Lat: 20.7°S, Long: 5.2°E, Diam: 36 km, Depth: 2.07 km, Rükl: 55
LO-IV-101H The two similar craters are Faye (left) and Donati (right). The shadowed region in the lower left is the eastern part of 46-km Delaunay.
LPOD Photo Gallery Lunar Orbiter Images Apollo Images
- Although Donati is not mentioned in the LPI's search list for orbital Apollo photographs, it WAS captured on several frames made by Apollo 16's south-looking mapping/metric Fairchild camera, such as frame AS16-M-0707, in which Donati and Faye (and their central peaks) are noticeable near the central part of the curved horizon.
- Research: Danny Caes.
(LAC zone 95B3) LAC map Geologic map
(IAU Directions) DONATI.--A ring-plain on the S. of Airy C, about 22 miles in greatest length. It is very irregular in outline, with a lofty broken border, especially on the N. and S., where there are wide gaps. There is another ring on the S.W.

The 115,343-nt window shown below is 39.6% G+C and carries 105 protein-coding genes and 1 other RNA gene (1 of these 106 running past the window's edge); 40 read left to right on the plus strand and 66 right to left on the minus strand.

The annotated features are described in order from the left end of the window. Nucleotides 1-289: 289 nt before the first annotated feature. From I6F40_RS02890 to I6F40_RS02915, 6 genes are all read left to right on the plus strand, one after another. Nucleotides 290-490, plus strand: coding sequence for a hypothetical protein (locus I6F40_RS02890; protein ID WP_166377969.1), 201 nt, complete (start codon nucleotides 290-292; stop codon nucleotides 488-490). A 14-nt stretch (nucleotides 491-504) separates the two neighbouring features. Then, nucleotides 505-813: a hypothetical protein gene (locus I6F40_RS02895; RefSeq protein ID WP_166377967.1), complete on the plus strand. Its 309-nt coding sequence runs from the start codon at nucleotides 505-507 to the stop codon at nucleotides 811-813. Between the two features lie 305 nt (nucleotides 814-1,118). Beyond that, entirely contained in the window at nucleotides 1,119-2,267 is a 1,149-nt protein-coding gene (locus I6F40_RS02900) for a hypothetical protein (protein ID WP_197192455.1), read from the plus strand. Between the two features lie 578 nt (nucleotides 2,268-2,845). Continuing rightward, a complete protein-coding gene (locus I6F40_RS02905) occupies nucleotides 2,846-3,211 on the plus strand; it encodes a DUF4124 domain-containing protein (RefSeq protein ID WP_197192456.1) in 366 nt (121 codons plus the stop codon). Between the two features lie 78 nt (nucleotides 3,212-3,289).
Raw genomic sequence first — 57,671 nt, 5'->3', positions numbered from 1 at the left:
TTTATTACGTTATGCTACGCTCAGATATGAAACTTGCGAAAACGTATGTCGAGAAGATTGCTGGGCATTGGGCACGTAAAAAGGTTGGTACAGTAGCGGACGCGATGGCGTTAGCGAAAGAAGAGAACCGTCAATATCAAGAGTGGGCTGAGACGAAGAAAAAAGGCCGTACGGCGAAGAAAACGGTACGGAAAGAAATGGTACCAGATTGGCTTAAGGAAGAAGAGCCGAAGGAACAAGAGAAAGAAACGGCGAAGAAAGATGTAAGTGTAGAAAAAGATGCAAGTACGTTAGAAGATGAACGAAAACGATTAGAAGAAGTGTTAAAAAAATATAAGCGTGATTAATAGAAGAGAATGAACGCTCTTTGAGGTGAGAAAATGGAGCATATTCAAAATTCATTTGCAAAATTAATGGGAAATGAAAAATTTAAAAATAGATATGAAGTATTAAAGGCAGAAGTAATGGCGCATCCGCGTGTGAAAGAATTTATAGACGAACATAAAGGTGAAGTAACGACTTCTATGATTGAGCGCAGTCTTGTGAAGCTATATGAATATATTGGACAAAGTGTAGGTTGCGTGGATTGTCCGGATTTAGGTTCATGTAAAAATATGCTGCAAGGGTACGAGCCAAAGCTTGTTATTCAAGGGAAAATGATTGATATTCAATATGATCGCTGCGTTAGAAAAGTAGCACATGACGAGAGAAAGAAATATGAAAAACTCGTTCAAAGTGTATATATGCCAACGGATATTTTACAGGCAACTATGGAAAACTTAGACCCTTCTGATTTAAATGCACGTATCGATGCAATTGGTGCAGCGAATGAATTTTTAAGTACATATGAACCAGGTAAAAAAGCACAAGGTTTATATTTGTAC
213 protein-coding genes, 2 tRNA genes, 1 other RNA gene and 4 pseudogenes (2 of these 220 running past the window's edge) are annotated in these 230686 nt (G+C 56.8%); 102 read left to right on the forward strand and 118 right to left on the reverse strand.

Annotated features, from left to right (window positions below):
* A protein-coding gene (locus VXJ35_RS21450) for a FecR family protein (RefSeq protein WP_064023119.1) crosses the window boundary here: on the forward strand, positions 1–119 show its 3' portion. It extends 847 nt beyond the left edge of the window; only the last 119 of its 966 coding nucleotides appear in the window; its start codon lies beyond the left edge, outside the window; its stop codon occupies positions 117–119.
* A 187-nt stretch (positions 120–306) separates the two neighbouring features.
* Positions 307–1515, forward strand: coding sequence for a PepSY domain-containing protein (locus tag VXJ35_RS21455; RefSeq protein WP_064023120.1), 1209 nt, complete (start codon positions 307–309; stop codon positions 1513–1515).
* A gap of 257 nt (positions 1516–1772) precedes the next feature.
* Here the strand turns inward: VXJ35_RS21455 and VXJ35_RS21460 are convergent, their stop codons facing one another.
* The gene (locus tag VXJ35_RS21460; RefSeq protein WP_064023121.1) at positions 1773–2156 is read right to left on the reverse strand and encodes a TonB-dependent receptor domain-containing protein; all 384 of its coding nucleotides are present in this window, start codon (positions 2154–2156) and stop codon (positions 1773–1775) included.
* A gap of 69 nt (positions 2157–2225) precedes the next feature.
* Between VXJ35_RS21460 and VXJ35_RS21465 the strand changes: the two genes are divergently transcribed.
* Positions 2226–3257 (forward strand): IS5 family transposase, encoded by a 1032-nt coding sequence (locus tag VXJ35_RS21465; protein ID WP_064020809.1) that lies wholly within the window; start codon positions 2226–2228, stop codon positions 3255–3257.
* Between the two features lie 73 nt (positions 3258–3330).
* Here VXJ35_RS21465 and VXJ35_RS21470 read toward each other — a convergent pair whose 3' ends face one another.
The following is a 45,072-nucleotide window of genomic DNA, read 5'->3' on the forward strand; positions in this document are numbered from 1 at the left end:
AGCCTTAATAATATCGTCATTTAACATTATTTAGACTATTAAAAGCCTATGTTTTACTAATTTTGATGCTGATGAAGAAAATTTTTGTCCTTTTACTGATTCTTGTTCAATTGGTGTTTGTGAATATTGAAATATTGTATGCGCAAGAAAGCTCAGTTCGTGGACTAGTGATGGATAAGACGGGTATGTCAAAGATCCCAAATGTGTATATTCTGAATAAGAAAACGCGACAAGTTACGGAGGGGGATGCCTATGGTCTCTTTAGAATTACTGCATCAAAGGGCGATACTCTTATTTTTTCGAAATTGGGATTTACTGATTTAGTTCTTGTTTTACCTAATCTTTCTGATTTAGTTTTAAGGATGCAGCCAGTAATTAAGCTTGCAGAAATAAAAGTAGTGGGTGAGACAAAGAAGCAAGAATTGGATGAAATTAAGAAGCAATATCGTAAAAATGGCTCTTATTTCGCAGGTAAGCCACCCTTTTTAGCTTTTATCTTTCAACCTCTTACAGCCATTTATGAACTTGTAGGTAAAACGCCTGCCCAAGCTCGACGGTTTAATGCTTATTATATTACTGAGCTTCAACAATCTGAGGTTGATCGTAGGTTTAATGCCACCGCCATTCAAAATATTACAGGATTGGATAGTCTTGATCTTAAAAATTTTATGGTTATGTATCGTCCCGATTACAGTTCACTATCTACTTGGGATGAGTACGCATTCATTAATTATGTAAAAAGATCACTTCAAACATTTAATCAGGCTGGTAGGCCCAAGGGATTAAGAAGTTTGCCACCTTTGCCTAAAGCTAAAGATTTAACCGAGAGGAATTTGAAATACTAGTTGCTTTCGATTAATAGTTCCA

- Depth data from Kurt Fisher database
Westfall, 2000: 2.07 km
Cherrington, 1969: 2.74 km
- From the shadows in LO-IV-101H, the central peak of Faye is 1400 m tall. There is a 1-km diameter crater at its summit. The central peak of Donati is about 1300 m tall. - JimMosher
- The central peak is 1.3 km tall Sekiguchi, 1972. - fatastronomer
- Giovanni Battista Donati (December 16, 1826 – September 20, 1873) was an Italian astronomer. Between 1854 and 1864 he discovered six new comets, including the spectacular Comet Donati (C/1858 L1), found in 1858. He also pioneered spectroscopy of comets to determine their physical composition, discovering that the spectrum changed when a comet approached the Sun and heating caused it to emit its own light rather than reflected sunlight.
- According to Whitaker (p. 221), this name was introduced by Birt and Lee.